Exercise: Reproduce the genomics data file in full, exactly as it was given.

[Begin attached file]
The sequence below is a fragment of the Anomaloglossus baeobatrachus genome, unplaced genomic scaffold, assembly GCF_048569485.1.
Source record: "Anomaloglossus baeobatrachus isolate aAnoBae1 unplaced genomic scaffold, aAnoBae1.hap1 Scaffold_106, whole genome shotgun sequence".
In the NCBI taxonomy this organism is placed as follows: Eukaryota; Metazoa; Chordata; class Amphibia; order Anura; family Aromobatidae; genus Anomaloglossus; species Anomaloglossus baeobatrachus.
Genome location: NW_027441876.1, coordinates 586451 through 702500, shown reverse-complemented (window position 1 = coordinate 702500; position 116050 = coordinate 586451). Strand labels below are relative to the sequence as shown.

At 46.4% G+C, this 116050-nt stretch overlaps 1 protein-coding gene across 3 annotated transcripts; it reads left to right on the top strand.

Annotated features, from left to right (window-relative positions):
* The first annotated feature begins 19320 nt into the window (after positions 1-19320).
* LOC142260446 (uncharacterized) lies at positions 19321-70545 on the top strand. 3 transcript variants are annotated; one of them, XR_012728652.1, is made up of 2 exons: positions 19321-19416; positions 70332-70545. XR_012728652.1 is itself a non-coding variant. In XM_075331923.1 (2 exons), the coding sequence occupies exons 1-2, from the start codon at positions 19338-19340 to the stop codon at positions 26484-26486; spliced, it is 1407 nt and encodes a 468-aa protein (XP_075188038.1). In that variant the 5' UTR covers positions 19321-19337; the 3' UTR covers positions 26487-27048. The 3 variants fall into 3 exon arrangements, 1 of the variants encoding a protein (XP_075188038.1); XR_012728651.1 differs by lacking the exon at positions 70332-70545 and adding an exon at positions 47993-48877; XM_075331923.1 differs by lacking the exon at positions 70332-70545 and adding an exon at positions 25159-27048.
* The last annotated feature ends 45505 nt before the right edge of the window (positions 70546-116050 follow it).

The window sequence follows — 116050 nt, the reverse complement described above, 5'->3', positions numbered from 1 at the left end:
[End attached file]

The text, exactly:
The sequence below is a fragment of the Anomaloglossus baeobatrachus genome, unplaced genomic scaffold, assembly GCF_048569485.1.
Source record: "Anomaloglossus baeobatrachus isolate aAnoBae1 unplaced genomic scaffold, aAnoBae1.hap1 Scaffold_106, whole genome shotgun sequence".
In the NCBI taxonomy this organism is placed as follows: Eukaryota; Metazoa; Chordata; class Amphibia; order Anura; family Aromobatidae; genus Anomaloglossus; species Anomaloglossus baeobatrachus.
Genome location: NW_027441876.1, coordinates 586451 through 702500, shown reverse-complemented (window position 1 = coordinate 702500; position 116050 = coordinate 586451). Strand labels below are relative to the sequence as shown.

At 46.4% G+C, this 116050-nt stretch overlaps 1 protein-coding gene across 3 annotated transcripts; it reads left to right on the top strand.

Annotated features, from left to right (window-relative positions):
* The first annotated feature begins 19320 nt into the window (after positions 1-19320).
* LOC142260446 (uncharacterized) lies at positions 19321-70545 on the top strand. 3 transcript variants are annotated; one of them, XR_012728652.1, is made up of 2 exons: positions 19321-19416; positions 70332-70545. XR_012728652.1 is itself a non-coding variant. In XM_075331923.1 (2 exons), the coding sequence occupies exons 1-2, from the start codon at positions 19338-19340 to the stop codon at positions 26484-26486; spliced, it is 1407 nt and encodes a 468-aa protein (XP_075188038.1). In that variant the 5' UTR covers positions 19321-19337; the 3' UTR covers positions 26487-27048. The 3 variants fall into 3 exon arrangements, 1 of the variants encoding a protein (XP_075188038.1); XR_012728651.1 differs by lacking the exon at positions 70332-70545 and adding an exon at positions 47993-48877; XM_075331923.1 differs by lacking the exon at positions 70332-70545 and adding an exon at positions 25159-27048.
* The last annotated feature ends 45505 nt before the right edge of the window (positions 70546-116050 follow it).

The window sequence follows — 116050 nt, the reverse complement described above, 5'->3', positions numbered from 1 at the left end: